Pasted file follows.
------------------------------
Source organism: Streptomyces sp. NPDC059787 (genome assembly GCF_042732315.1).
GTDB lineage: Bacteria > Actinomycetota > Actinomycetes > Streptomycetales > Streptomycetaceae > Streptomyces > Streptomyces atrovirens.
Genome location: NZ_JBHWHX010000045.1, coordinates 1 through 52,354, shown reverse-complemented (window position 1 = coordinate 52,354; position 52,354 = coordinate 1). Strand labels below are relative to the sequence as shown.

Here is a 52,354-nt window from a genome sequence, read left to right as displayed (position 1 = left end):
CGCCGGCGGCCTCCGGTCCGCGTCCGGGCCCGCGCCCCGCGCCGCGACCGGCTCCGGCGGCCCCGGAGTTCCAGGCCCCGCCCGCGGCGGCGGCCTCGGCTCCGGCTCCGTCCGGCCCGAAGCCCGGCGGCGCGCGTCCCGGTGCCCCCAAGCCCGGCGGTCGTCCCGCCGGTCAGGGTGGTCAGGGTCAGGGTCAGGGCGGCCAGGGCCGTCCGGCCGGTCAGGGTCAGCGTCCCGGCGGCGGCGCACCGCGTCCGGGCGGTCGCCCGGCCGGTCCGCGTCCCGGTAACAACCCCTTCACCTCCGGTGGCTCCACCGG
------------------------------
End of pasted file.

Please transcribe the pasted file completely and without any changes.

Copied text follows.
Source organism: Streptomyces sp. NPDC059787 (genome assembly GCF_042732315.1).
GTDB lineage: Bacteria > Actinomycetota > Actinomycetes > Streptomycetales > Streptomycetaceae > Streptomyces > Streptomyces atrovirens.
Genome location: NZ_JBHWHX010000045.1, coordinates 1 through 52,354, shown reverse-complemented (window position 1 = coordinate 52,354; position 52,354 = coordinate 1). Strand labels below are relative to the sequence as shown.

Here is a 52,354-nt window from a genome sequence, read left to right as displayed (position 1 = left end):
CGCCGGCGGCCTCCGGTCCGCGTCCGGGCCCGCGCCCCGCGCCGCGACCGGCTCCGGCGGCCCCGGAGTTCCAGGCCCCGCCCGCGGCGGCGGCCTCGGCTCCGGCTCCGTCCGGCCCGAAGCCCGGCGGCGCGCGTCCCGGTGCCCCCAAGCCCGGCGGTCGTCCCGCCGGTCAGGGTGGTCAGGGTCAGGGTCAGGGCGGCCAGGGCCGTCCGGCCGGTCAGGGTCAGCGTCCCGGCGGCGGCGCACCGCGTCCGGGCGGTCGCCCGGCCGGTCCGCGTCCCGGTAACAACCCCTTCACCTCCGGTGGCTCCACCGG